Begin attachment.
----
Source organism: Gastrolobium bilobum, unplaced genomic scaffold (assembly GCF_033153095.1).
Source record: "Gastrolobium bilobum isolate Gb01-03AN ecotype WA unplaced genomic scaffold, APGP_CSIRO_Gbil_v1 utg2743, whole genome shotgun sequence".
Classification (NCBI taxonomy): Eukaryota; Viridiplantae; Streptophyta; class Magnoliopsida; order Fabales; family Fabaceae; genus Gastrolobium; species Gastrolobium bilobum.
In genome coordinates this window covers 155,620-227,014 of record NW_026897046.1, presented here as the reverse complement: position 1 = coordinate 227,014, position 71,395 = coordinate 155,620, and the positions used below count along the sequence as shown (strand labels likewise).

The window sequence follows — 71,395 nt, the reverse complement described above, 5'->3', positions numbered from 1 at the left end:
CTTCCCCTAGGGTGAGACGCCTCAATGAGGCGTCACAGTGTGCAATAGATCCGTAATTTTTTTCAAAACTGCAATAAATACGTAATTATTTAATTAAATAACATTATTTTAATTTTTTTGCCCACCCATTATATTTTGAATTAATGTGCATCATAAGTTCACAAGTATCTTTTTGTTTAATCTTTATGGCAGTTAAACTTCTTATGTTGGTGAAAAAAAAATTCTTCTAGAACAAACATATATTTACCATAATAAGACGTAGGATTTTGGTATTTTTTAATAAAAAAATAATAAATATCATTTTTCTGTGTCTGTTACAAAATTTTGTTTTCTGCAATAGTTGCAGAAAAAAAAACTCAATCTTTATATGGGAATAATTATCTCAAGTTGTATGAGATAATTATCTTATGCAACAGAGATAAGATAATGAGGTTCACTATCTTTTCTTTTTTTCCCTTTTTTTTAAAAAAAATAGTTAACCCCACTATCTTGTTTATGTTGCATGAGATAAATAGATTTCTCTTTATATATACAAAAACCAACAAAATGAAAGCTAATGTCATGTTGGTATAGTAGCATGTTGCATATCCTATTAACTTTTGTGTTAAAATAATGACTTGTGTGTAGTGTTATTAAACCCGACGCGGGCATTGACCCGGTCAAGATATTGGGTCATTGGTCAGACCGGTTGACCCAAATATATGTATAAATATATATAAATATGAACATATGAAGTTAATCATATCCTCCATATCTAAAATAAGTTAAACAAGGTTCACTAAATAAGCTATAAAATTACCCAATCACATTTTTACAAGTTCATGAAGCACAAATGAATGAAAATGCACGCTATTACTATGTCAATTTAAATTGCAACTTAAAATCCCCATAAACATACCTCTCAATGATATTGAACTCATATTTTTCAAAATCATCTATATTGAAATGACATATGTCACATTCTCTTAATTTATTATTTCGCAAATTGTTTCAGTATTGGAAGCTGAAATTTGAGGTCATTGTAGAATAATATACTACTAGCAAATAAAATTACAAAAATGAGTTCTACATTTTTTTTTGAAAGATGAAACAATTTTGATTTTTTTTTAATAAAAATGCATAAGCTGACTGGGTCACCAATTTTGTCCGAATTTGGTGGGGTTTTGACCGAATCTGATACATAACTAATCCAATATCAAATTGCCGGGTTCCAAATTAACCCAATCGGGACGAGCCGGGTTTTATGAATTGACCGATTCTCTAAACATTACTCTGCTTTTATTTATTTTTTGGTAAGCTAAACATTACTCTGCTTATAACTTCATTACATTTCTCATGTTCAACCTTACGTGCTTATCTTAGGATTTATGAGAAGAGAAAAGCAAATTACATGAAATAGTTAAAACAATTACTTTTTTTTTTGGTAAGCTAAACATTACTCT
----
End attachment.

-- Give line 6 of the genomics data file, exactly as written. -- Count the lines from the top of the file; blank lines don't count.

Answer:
CTTCCCCTAGGGTGAGACGCCTCAATGAGGCGTCACAGTGTGCAATAGATCCGTAATTTTTTTCAAAACTGCAATAAATACGTAATTATTTAATTAAATAACATTATTTTAATTTTTTTGCCCACCCATTATATTTTGAATTAATGTGCATCATAAGTTCACAAGTATCTTTTTGTTTAATCTTTATGGCAGTTAAACTTCTTATGTTGGTGAAAAAAAAATTCTTCTAGAACAAACATATATTTACCATAATAAGACGTAGGATTTTGGTATTTTTTAATAAAAAAATAATAAATATCATTTTTCTGTGTCTGTTACAAAATTTTGTTTTCTGCAATAGTTGCAGAAAAAAAAACTCAATCTTTATATGGGAATAATTATCTCAAGTTGTATGAGATAATTATCTTATGCAACAGAGATAAGATAATGAGGTTCACTATCTTTTCTTTTTTTCCCTTTTTTTTAAAAAAAATAGTTAACCCCACTATCTTGTTTATGTTGCATGAGATAAATAGATTTCTCTTTATATATACAAAAACCAACAAAATGAAAGCTAATGTCATGTTGGTATAGTAGCATGTTGCATATCCTATTAACTTTTGTGTTAAAATAATGACTTGTGTGTAGTGTTATTAAACCCGACGCGGGCATTGACCCGGTCAAGATATTGGGTCATTGGTCAGACCGGTTGACCCAAATATATGTATAAATATATATAAATATGAACATATGAAGTTAATCATATCCTCCATATCTAAAATAAGTTAAACAAGGTTCACTAAATAAGCTATAAAATTACCCAATCACATTTTTACAAGTTCATGAAGCACAAATGAATGAAAATGCACGCTATTACTATGTCAATTTAAATTGCAACTTAAAATCCCCATAAACATACCTCTCAATGATATTGAACTCATATTTTTCAAAATCATCTATATTGAAATGACATATGTCACATTCTCTTAATTTATTATTTCGCAAATTGTTTCAGTATTGGAAGCTGAAATTTGAGGTCATTGTAGAATAATATACTACTAGCAAATAAAATTACAAAAATGAGTTCTACATTTTTTTTTGAAAGATGAAACAATTTTGATTTTTTTTTAATAAAAATGCATAAGCTGACTGGGTCACCAATTTTGTCCGAATTTGGTGGGGTTTTGACCGAATCTGATACATAACTAATCCAATATCAAATTGCCGGGTTCCAAATTAACCCAATCGGGACGAGCCGGGTTTTATGAATTGACCGATTCTCTAAACATTACTCTGCTTTTATTTATTTTTTGGTAAGCTAAACATTACTCTGCTTATAACTTCATTACATTTCTCATGTTCAACCTTACGTGCTTATCTTAGGATTTATGAGAAGAGAAAAGCAAATTACATGAAATAGTTAAAACAATTACTTTTTTTTTTGGTAAGCTAAACATTACTCT